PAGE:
The World Health Organization has issued questions and answers on COVID-19 for the HIV community (17 March 2020).
Are people living with HIV (PLHIV) at an increased risk of being infected with COVID-19?
- There is currently no evidence suggesting an increased risk of infection or increased severity of illness among PLHIV. The advice is to follow the same precautions as the general population.
- The main mortality risk factors are linked to older age and other comorbidities including; cardiovascular disease, diabetes, chronic respiratory disease, and hypertension.
Can antiretrovirals be used to prevent or treat COVID-19?
- Some evidence from previous SARS and MERS outbreaks show lower infection rates following post-exposure prophylaxis treatment with lopinavir boosted with ritonavir (LPV/r).
- Some studies have suggested that the treatment of COVID-19 with LPV/r had good clinical outcomes.
- All studies were small and had many limitations.
If antiretrovirals are used to treat COVID-19, are there concerns about treatment shortages for PLHIV?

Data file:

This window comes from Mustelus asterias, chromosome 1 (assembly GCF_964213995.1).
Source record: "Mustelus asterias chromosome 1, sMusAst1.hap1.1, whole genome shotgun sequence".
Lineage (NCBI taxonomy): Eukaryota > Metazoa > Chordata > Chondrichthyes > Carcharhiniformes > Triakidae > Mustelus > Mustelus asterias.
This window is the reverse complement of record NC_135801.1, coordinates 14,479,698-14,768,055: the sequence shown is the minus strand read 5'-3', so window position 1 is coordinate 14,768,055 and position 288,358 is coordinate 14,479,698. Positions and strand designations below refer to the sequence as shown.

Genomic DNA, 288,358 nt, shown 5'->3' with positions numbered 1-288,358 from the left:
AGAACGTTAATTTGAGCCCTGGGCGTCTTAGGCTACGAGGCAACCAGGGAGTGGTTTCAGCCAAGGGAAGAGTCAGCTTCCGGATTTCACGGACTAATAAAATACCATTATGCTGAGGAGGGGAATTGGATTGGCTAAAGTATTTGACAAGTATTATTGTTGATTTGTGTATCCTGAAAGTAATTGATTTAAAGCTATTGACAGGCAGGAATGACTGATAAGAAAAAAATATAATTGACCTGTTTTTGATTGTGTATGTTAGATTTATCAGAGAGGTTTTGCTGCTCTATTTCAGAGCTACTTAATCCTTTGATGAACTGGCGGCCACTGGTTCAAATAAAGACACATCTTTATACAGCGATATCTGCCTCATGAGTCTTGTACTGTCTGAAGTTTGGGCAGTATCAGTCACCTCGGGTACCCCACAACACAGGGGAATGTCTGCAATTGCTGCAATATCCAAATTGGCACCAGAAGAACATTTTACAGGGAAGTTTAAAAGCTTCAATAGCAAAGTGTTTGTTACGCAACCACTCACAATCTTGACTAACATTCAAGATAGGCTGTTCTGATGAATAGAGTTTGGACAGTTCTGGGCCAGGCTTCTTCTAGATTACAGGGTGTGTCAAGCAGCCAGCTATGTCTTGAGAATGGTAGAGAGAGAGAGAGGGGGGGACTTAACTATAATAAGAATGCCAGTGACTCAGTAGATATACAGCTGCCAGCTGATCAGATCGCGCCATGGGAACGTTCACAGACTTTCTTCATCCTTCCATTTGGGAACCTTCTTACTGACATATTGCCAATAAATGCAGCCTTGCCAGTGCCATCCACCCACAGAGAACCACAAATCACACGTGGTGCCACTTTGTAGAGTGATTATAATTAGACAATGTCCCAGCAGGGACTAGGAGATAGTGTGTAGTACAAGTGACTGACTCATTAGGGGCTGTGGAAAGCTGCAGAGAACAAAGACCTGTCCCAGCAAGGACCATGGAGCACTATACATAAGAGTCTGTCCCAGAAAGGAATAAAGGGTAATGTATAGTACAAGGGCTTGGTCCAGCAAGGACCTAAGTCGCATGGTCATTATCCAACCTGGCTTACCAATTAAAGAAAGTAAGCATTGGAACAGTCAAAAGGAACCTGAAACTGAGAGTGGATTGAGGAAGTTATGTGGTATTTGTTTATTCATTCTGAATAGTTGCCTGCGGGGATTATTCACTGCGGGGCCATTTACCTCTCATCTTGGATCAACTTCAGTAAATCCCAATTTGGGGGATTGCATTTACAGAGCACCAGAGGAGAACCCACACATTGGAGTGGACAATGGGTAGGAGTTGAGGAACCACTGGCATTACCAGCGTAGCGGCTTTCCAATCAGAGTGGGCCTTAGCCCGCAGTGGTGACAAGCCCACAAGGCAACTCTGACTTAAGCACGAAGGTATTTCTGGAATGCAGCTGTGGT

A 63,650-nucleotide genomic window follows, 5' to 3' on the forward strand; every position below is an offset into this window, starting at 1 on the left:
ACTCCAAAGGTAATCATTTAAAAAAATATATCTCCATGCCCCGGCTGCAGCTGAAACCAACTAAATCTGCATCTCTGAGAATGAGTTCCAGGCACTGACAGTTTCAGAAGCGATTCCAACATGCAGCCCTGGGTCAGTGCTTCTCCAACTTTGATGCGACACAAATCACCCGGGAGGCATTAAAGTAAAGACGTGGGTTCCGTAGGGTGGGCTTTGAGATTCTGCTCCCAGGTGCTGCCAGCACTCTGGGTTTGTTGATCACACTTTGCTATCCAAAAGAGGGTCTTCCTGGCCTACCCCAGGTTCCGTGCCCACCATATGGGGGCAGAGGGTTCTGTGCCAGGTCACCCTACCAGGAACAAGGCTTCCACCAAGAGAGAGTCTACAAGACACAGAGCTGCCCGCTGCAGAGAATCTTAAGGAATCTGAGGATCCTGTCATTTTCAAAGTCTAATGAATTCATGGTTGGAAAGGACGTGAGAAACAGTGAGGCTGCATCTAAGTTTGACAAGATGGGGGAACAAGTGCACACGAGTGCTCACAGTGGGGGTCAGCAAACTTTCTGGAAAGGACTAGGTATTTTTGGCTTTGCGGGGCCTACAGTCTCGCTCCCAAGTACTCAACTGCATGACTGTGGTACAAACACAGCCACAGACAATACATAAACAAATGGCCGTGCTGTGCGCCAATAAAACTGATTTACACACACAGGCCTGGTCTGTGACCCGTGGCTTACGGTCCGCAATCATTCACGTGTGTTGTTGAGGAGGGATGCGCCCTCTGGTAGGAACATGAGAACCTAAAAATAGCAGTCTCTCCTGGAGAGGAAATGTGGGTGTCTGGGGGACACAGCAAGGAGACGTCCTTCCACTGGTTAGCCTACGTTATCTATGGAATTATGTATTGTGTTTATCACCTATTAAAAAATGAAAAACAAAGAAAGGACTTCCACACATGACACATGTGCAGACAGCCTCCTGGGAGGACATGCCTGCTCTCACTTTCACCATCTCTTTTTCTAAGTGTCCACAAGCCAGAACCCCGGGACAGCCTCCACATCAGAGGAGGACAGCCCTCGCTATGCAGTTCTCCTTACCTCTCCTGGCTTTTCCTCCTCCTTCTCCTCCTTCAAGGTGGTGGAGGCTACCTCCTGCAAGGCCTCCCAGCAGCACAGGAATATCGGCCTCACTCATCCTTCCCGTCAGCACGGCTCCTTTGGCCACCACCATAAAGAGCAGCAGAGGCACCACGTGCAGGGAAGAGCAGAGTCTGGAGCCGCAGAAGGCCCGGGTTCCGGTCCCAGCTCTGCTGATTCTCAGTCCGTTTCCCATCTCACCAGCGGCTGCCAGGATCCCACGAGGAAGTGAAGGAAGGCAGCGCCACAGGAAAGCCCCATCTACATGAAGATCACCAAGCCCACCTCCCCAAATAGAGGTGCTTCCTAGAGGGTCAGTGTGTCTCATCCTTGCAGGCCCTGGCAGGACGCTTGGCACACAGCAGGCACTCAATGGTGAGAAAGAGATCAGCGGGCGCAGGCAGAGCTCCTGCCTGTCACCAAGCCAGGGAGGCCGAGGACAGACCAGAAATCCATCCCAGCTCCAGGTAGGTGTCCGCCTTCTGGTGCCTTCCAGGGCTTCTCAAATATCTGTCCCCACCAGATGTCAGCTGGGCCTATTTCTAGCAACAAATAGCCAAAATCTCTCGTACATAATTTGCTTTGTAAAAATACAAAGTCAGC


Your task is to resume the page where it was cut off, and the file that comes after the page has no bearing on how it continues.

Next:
- A relatively small proportion of PLHIV are on regimens which include LPV/r, as it is used as a second-line regimen according to WHO’s HIV treatment guidelines.
- Ensure that PLHIV have at least 30 days supply of antiretroviral treatment. For those not currently taking ART, this is a good time to start.
- Simplified antiretroviral therapy (ART) delivery models which include multi-month prescriptions (from 3-6 month supply) which reduce the frequency of visits to clinical settings and ensures continuity of treatment is recommended.
Human rights, stigma, and discrimination.
- WHO is working with partners including the UNAIDS Joint Programme and the Global Network of People Living with HIV to ensure that human rights are not eroded in the response to COVID-19 and to ensure that people living with or affected by HIV are offered the same access to services as others and to ensure HIV-related services continue without disruption.